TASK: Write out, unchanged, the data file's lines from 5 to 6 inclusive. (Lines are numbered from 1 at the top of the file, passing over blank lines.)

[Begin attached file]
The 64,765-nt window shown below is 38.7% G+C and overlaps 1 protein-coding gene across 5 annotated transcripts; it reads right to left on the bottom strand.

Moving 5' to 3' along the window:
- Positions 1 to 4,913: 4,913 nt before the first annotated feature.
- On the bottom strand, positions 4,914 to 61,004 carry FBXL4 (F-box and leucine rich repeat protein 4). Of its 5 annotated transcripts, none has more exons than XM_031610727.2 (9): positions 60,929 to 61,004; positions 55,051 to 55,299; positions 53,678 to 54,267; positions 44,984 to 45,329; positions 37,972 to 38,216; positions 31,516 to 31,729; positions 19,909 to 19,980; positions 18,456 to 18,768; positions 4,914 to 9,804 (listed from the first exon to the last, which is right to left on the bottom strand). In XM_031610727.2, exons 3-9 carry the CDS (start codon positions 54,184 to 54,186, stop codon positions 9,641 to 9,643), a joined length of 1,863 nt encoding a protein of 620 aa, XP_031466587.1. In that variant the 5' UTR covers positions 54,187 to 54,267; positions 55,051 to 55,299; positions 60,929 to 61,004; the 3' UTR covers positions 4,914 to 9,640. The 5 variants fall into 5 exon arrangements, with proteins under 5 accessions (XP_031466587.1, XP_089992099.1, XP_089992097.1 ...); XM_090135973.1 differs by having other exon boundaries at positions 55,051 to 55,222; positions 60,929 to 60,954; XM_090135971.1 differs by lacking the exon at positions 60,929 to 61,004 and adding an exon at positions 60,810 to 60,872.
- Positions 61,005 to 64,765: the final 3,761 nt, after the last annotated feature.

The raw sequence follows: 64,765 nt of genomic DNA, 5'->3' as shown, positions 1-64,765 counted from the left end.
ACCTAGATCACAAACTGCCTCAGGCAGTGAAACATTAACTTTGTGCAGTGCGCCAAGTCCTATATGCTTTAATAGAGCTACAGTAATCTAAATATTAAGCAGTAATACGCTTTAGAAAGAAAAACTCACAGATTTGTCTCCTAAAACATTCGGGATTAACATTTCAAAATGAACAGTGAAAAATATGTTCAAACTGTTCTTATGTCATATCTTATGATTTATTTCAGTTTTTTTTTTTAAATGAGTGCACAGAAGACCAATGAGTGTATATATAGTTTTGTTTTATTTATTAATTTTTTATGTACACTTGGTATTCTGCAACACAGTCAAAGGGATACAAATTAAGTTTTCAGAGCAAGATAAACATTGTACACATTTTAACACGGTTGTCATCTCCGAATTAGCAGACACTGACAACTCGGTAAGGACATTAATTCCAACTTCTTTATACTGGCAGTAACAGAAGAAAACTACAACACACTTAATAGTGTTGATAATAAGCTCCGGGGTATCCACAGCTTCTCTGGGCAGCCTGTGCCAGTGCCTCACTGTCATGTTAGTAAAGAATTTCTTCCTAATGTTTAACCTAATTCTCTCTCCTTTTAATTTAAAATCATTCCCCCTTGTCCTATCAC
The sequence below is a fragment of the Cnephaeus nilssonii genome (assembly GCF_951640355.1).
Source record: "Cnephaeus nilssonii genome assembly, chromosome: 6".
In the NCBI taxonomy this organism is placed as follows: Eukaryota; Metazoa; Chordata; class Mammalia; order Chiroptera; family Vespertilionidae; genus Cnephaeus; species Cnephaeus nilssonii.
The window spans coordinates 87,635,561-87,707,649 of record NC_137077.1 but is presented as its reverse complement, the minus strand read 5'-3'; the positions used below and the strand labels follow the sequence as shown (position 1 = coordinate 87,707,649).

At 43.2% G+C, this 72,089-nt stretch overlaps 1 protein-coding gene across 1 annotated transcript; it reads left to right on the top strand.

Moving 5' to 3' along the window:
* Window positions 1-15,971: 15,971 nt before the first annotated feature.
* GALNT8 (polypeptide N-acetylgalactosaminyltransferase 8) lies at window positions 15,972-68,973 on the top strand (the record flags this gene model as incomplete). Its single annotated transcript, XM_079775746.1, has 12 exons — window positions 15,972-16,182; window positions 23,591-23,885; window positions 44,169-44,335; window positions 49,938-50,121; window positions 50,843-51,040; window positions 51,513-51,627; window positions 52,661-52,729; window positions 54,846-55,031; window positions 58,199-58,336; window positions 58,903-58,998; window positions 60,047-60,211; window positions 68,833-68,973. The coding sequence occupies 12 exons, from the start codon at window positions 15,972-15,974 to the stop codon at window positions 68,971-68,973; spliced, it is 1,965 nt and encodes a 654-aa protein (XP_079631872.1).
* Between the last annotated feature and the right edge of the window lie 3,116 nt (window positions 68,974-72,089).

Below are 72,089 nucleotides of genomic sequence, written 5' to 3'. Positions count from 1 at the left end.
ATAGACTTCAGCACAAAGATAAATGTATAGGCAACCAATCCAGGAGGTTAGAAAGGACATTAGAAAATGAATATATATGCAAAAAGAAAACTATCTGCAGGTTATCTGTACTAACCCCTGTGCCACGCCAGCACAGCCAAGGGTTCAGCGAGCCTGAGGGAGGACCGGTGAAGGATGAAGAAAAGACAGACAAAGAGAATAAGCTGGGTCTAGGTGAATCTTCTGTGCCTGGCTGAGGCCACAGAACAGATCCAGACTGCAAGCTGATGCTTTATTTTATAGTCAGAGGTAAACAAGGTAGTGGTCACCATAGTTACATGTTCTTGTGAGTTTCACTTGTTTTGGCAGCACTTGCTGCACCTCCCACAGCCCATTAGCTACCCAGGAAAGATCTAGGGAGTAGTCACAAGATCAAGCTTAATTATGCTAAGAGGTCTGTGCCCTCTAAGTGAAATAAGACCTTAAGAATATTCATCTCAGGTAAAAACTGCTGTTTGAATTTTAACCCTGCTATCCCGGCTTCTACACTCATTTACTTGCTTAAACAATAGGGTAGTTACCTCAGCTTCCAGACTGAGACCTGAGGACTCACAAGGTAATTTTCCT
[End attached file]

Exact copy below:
- Positions 61,005 to 64,765: the final 3,761 nt, after the last annotated feature.

The raw sequence follows: 64,765 nt of genomic DNA, 5'->3' as shown, positions 1-64,765 counted from the left end.